author = "Shrank, {William H.} and Young, {Henry N.} and Ettner, {Susan L.} and Peter Glassman and Asch, {Steven M.} and Kravitz, {Richard L}",
year = "2005",
month = "1",
language = "English (US)",
volume = "11",
pages = "16--22",
journal = "American Journal of Managed Care",
issn = "1088-0224",
publisher = "Ascend Media",
number = "1",

}

TY - JOUR

T1 - Do the incentives in 3-tier pharmaceutical benefit plans operate as intended? Results from a physician leadership survey

AU - Shrank, William H.

AU - Young, Henry N.

AU - Ettner, Susan L.

AU - Glassman, Peter

AU - Asch, Steven M.

AU - Kravitz, Richard L

PY - 2005/1

Y1 - 2005/1

N2 - Background: Three-tier pharmaceutical benefit systems use graded co-payments to steer patients toward "preferred" formulary medications. Objectives: To evaluate physicians' knowledge of formularies and out-of-pocket costs in such systems, as well as their perceived responsibility for helping patients manage out-of-pocket costs. Study Design: Self-administered written survey. Methods: Physician leaders participating in the California Medical Association Leadership Conference were surveyed. Results: A total of 133 responses were received from 205 participants (65% response rate). Physicians reported that they were often unaware of patients' out-of-pocket costs at the time of prescribing. Fifty-nine percent of physicians reported that they never or seldom were aware of patients' "preferred" (lower cost) formulary options when prescribing, and 70% never or seldom were aware of patients' out-of-pocket costs when prescribing. Although 88% of physicians agreed that it is important that patients' out-of-pocket costs for prescription drugs are managed, only 25% strongly or somewhat agreed that it is their "responsibilitz" to help. Instead, 69% of physicians believed that it is the responsibility of the pharmacist to be familiar with patients' out-of-pocket costs. Physicians reported that they receive phone calls from pharmacists concerning formulary issues after 18.6% of the prescriptions they write. Conclusions: Physician leaders reported that they often do not possess the knowledge to assist patients in managing out-of-pocket costs for prescription drugs and they depend on pharmacists to communicate patient preferences in making prescribing decisions. As a result, price preferences are communicated indirectly, likely less efficiently, rather than intentionally when prescribing decisions are made.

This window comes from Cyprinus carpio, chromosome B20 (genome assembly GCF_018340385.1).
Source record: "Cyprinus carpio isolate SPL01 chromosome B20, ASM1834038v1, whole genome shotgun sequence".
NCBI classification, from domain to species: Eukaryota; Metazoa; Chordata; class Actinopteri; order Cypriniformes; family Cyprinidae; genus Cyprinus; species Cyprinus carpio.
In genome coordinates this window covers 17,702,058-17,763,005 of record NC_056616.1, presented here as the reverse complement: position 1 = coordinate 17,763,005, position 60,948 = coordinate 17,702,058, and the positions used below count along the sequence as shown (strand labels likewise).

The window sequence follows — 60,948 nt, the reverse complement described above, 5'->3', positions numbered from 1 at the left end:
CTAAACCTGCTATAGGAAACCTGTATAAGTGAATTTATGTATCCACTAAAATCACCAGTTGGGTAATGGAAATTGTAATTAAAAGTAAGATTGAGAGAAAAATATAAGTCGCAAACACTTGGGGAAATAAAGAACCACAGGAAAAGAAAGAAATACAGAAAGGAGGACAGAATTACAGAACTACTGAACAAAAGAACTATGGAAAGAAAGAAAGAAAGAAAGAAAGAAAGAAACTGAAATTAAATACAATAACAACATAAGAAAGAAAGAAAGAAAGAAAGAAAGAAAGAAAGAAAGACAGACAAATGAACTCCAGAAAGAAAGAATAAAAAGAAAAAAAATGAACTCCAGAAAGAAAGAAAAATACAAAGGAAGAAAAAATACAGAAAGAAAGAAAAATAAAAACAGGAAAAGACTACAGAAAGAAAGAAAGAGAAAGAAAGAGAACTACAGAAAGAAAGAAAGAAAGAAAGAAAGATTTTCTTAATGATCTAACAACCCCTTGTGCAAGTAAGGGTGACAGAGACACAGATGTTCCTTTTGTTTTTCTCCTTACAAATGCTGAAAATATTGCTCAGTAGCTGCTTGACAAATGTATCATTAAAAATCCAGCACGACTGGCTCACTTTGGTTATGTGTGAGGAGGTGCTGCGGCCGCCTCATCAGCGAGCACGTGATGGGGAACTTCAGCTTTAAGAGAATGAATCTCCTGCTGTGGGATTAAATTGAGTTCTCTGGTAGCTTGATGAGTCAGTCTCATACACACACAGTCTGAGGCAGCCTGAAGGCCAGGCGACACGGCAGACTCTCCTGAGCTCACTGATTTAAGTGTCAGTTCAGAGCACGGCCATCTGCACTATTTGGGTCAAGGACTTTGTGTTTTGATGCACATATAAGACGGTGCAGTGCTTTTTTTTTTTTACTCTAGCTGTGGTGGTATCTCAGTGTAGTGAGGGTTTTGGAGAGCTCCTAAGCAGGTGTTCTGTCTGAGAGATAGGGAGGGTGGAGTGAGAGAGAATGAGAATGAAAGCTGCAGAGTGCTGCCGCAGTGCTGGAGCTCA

AB - Background: Three-tier pharmaceutical benefit systems use graded co-payments to steer patients toward "preferred" formulary medications. Objectives: To evaluate physicians' knowledge of formularies and out-of-pocket costs in such systems, as well as their perceived responsibility for helping patients manage out-of-pocket costs. Study Design: Self-administered written survey. Methods: Physician leaders participating in the California Medical Association Leadership Conference were surveyed. Results: A total of 133 responses were received from 205 participants (65% response rate). Physicians reported that they were often unaware of patients' out-of-pocket costs at the time of prescribing. Fifty-nine percent of physicians reported that they never or seldom were aware of patients' "preferred" (lower cost) formulary options when prescribing, and 70% never or seldom were aware of patients' out-of-pocket costs when prescribing. Although 88% of physicians agreed that it is important that patients' out-of-pocket costs for prescription drugs are managed, only 25% strongly or somewhat agreed that it is their "responsibilitz" to help. Instead, 69% of physicians believed that it is the responsibility of the pharmacist to be familiar with patients' out-of-pocket costs. Physicians reported that they receive phone calls from pharmacists concerning formulary issues after 18.6% of the prescriptions they write. Conclusions: Physician leaders reported that they often do not possess the knowledge to assist patients in managing out-of-pocket costs for prescription drugs and they depend on pharmacists to communicate patient preferences in making prescribing decisions. As a result, price preferences are communicated indirectly, likely less efficiently, rather than intentionally when prescribing decisions are made.

UR - http://www.scopus.com/inward/record.url?scp=12144285234&partnerID=8YFLogxK

UR - http://www.scopus.com/inward/citedby.url?scp=12144285234&partnerID=8YFLogxK

M3 - Article

VL - 11

SP - 16

EP - 22

JO - American Journal of Managed Care

JF - American Journal of Managed Care

SN - 1088-0224

IS - 1

ER -